Next to Skin: The World From Inside and Outside

Next to skin is intimate, but under the skin is as close as you can get, and this is the metaphoric territory that John Scott creates onstage in another marauding collection of vocalisations and movement-bites.

On opening night, some of these were coming from the audience, with sighs and shifting limbs suggesting that the choreographer got under the skin of a few punters. It is true that Scott’s aesthetic hoists up question marks rather than exclamation marks, but perseverance really does pay off.

Faranak Mehdi Golhini sets out the stall alone on stage, reading dog-eared sheets of paper behind a microphone. She describes the intimacy of waking together and of the electricity that passes between two loving beings, and this sense of togetherness becomes the nub of the work, not in any wet-eyed way but through the simple strength of community. A procession of dancers walks slowly backwards in single file, guiding hands on the backs of the dancers in front, and elsewhere loose-limbed duets – either playful or solemn – all articulate this collective support.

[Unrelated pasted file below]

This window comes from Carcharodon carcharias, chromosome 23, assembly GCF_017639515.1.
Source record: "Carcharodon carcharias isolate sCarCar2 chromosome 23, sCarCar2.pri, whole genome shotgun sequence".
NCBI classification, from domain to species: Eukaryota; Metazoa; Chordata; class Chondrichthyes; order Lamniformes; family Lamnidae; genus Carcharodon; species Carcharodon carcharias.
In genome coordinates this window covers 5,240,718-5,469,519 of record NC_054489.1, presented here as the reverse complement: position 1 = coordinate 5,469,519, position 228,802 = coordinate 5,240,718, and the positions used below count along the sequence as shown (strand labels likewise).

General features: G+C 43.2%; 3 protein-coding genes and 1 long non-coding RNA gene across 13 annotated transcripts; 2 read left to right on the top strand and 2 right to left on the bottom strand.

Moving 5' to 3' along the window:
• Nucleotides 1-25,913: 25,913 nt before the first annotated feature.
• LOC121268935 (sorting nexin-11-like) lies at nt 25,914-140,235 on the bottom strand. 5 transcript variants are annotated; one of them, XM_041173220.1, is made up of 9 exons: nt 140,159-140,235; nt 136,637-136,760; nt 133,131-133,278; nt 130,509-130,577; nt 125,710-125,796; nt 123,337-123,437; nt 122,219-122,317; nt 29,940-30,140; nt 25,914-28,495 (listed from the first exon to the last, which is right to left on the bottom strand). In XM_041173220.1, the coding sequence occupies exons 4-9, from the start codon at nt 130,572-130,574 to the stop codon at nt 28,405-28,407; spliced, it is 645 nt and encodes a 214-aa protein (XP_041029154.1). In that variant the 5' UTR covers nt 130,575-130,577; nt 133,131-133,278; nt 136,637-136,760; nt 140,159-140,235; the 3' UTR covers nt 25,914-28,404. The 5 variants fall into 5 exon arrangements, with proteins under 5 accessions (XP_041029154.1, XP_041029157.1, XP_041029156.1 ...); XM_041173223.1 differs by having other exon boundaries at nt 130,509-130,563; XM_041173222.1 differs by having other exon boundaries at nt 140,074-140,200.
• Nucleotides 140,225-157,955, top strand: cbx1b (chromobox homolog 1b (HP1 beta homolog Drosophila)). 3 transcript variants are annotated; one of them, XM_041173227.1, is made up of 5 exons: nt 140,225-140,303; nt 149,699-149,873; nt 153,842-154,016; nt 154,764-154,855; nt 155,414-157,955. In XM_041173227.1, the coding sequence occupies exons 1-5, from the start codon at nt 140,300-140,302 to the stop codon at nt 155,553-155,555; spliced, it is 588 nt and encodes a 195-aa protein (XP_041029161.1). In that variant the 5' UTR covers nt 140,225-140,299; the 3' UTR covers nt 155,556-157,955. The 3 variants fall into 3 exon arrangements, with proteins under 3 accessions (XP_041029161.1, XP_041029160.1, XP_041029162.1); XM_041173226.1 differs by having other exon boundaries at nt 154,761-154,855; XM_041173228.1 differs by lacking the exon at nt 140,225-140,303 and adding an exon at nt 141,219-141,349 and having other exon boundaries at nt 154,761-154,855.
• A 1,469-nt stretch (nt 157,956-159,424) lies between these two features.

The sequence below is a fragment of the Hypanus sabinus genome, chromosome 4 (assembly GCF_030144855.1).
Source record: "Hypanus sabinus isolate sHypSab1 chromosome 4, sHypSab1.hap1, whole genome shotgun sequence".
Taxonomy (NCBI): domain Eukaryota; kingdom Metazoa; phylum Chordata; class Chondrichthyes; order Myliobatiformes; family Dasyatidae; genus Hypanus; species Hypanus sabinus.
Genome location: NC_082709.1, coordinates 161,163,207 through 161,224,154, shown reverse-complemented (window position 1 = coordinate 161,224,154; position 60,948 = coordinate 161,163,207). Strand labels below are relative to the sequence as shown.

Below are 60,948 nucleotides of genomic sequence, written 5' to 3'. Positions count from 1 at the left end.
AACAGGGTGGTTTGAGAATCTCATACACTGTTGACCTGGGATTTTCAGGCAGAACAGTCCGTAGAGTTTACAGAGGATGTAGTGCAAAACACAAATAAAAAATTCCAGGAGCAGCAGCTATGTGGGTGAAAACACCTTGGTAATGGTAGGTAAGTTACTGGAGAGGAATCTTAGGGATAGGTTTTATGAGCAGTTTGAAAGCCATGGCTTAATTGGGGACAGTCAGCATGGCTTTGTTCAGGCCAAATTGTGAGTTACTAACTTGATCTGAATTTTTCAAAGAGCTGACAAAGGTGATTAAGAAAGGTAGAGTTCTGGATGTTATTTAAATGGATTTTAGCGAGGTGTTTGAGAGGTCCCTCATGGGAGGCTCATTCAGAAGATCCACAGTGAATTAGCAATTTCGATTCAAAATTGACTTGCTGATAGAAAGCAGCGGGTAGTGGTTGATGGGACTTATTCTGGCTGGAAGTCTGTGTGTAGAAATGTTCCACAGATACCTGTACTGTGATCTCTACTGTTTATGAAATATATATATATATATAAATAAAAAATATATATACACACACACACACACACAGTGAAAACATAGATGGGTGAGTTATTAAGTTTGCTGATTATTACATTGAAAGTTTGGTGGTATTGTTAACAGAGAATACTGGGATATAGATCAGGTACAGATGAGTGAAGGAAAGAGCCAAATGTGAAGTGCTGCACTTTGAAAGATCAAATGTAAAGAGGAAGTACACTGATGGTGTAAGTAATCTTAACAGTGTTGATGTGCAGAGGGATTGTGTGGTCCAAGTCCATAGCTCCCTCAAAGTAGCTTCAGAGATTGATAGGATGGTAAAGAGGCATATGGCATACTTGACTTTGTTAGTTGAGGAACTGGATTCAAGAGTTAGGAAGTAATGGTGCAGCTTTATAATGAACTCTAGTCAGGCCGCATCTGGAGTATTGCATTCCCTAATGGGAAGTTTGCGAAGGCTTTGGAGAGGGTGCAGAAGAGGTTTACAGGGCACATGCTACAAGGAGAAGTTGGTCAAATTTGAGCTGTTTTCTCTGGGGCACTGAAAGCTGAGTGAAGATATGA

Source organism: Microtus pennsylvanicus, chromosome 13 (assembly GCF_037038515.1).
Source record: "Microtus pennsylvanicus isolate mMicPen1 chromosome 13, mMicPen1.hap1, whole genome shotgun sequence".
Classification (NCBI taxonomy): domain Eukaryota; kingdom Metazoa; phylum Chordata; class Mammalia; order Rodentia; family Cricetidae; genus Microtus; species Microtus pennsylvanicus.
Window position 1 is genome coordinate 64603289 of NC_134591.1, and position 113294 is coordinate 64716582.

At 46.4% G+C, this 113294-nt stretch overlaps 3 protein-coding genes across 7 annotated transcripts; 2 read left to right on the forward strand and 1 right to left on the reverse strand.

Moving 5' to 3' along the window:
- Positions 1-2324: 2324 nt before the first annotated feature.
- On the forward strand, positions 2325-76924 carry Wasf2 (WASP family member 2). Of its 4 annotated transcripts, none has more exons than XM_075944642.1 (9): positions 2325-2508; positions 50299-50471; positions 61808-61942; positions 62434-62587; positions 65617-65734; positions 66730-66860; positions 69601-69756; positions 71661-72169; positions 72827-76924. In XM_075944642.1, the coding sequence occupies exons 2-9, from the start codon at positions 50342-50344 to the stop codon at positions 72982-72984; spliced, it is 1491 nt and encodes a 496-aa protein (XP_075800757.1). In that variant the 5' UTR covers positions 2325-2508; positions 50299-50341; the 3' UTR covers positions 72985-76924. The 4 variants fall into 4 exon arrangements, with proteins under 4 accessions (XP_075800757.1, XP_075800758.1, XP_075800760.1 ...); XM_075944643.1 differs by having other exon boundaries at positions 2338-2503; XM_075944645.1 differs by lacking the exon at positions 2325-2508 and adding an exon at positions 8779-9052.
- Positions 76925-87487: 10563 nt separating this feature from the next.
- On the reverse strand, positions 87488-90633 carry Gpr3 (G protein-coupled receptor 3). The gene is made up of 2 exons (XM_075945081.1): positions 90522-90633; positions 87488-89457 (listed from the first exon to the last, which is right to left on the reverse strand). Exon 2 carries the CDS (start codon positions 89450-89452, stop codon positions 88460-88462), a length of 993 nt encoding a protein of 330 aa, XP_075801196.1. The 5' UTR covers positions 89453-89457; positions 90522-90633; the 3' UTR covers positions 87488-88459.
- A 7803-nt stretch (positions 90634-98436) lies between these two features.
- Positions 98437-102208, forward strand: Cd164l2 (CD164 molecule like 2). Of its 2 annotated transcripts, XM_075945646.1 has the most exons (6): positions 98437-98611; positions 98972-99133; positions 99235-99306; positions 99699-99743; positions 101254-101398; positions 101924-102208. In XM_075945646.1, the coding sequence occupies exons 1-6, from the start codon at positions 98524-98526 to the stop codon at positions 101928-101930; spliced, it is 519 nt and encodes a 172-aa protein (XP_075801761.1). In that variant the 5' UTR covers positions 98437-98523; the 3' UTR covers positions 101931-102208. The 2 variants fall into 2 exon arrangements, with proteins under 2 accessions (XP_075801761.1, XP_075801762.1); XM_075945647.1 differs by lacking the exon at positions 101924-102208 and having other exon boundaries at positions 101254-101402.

Later, Lucius Romeo-Fromm leads the cast through a succession of movement exercises, spicing the instructions with dance-class phrases such as “do the seal” (to describe lifting the head with nose pointing in the air) and “sumo” (for a low crouch). Perhaps more crucially, Scott has fattened up his material, with several clumps of dancers counterpointing each other, unlike previous works which forefronted single events.

Regular collaborator Eric Wurtz provides a lighting design that is every way as unpredictable as the choreography, with glaring washes of oranges and reds, pulsing spotlights on the black walls, and even lights focused on the gantry.

These warm tones soften the austerity of the dancers’ high-pitched screams and twitches, just as Michael Scott’s sparse music suggests interior emotions behind the abstract movements.

Although its vision is occasionally a bit muddy, Next to Skin is Scott’s funniest and most human work to date.